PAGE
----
Ed Jacobson (Timothy Spall) is just a normal man who works in a train station. Compared to the high-intensity sci-fi instalments Channel 4 viewers have become used to, this third episode of Electric Dreams seems to, on face value, slow the pace down a bit. Like all of the best dystopian fictions, the mundane setting of a train station provides the perfect backdrop to a hard-hitting story.
The tale is not revolutionary; humans struggling with their own lives seek their own solice, which in this case, is Macon Heights. To get there is simple: You have to need to escape your life. Ed, who seems to know every train station in the land is desperate to find out where this mysterious town a woman has been asking him about. It seems that this “Insurance” worker i merely luring Ed to Macon Heights, understanding that he is in need of some escapism.
Prior to his discovery of the mysterious and fog-covered town, Ed and his wife, Mary (Rebecca Manley), struggle with their deeply troubled son, Sam (Anthony Boyle). Becoming increasingly violent and harder to control, Sam becomes a burden on his family.
That is where the real story lies. Yes, The Commuter has its science-fiction leaning, but without a doubt, the heart of this instalment is a family drama. Timothy Spall hits every note of his nuanced performance beautifully. Ed is a man who considers, for a moment, leaving everything and moving to this “perfect” town, but that would involve losing everything he loves. The climactic scene between Ed and the Insurer is perhaps on of Spall’s most powerful performances. Ed sees what he can have, but accepts that life is life and the bad comes with the good.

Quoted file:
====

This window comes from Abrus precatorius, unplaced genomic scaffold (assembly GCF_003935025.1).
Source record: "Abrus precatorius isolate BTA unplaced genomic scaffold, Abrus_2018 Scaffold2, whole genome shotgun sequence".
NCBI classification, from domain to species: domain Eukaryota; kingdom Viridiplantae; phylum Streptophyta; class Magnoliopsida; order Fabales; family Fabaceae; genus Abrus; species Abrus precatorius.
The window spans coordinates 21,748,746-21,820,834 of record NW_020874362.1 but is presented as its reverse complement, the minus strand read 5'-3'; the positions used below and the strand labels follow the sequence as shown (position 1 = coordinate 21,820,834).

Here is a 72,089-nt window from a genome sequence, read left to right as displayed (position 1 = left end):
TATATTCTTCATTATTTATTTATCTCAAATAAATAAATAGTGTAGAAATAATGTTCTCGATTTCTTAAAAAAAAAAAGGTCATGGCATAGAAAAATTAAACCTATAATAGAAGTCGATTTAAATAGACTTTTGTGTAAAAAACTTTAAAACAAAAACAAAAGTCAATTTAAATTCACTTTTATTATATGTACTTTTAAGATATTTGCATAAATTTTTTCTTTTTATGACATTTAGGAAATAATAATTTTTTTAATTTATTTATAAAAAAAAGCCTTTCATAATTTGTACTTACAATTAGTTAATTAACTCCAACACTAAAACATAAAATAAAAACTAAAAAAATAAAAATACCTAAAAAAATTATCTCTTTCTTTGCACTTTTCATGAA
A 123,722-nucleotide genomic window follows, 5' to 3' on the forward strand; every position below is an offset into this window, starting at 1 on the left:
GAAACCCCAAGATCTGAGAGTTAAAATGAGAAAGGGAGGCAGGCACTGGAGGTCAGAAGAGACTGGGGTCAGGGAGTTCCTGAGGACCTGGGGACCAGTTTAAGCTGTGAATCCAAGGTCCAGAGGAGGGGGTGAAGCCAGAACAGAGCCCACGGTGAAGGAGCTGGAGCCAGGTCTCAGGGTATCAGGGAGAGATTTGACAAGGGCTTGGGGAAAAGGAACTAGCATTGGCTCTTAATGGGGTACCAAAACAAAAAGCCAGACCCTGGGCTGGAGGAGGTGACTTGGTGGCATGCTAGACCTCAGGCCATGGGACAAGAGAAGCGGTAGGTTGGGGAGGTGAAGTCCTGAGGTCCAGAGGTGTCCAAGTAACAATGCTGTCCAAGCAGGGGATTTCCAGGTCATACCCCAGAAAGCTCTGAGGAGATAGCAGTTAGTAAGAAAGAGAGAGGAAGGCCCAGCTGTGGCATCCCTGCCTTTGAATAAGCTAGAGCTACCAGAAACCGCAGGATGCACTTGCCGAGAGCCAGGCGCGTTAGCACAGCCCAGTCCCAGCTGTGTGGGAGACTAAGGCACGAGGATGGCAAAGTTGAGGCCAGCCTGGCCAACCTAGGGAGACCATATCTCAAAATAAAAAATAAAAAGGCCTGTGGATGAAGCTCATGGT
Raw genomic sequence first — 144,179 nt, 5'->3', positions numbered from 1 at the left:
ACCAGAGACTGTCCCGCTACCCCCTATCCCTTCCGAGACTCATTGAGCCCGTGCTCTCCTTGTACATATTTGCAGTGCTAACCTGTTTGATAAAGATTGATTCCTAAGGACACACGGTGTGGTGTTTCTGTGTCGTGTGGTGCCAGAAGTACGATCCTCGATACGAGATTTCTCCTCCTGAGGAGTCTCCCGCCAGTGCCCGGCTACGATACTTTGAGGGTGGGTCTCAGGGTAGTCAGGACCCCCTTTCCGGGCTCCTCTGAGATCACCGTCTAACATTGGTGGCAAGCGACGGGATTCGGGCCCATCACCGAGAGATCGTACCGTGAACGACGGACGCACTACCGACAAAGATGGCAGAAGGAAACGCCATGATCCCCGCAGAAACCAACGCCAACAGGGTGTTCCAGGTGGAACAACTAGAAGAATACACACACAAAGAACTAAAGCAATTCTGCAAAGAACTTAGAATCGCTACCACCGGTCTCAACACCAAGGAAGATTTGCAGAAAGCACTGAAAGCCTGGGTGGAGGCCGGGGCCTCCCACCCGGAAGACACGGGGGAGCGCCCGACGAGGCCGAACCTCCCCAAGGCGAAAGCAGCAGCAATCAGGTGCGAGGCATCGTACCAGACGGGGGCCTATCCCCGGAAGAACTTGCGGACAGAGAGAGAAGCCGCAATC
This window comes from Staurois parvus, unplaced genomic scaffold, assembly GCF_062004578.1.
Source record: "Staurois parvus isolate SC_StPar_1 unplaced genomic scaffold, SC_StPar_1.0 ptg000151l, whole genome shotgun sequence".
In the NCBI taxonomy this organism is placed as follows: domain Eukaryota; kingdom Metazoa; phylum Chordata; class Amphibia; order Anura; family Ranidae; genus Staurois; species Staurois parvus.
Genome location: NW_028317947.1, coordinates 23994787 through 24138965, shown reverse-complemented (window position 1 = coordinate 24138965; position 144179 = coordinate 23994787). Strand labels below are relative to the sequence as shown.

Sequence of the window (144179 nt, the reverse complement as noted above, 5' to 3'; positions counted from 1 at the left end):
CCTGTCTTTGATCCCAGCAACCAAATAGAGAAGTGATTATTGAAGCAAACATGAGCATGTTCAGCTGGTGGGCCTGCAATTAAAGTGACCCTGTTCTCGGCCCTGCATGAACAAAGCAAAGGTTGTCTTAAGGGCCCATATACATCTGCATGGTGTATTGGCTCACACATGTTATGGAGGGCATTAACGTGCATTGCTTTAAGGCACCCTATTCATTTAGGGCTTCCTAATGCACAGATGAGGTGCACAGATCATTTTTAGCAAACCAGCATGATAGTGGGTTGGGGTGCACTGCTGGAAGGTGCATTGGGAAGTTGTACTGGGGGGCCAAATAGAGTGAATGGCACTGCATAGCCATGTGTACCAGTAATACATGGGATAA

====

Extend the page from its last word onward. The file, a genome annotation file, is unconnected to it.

It is hard to judge whether the ending was happy or not. Sure, Ed made his own decision and returned to his family, but the reality of it is that he has returned to a fractured life of which he was promised by Mrs Insurance would involve Sam getting worse and eventually ending in prison for his life. Happily ever after it is not, but in a weird way, it was a positive outcome. Spall’s Ed made the decision that made him “happy” even though it is physically not a very “happy” situation to be in.
The Commuter is one of Dick’s finest hours, showing the darkness of humanity in an unusually beautiful way, matched by an impeccable and nuanced performance by Spall.
Next week: Anna Paquin’s space policewoman shares a headspace with another in a terrifying tale of human connectivity.
Contributed by Helen Daly
Electric Dreams Continues Sunday on Channel 4 at 9.00pm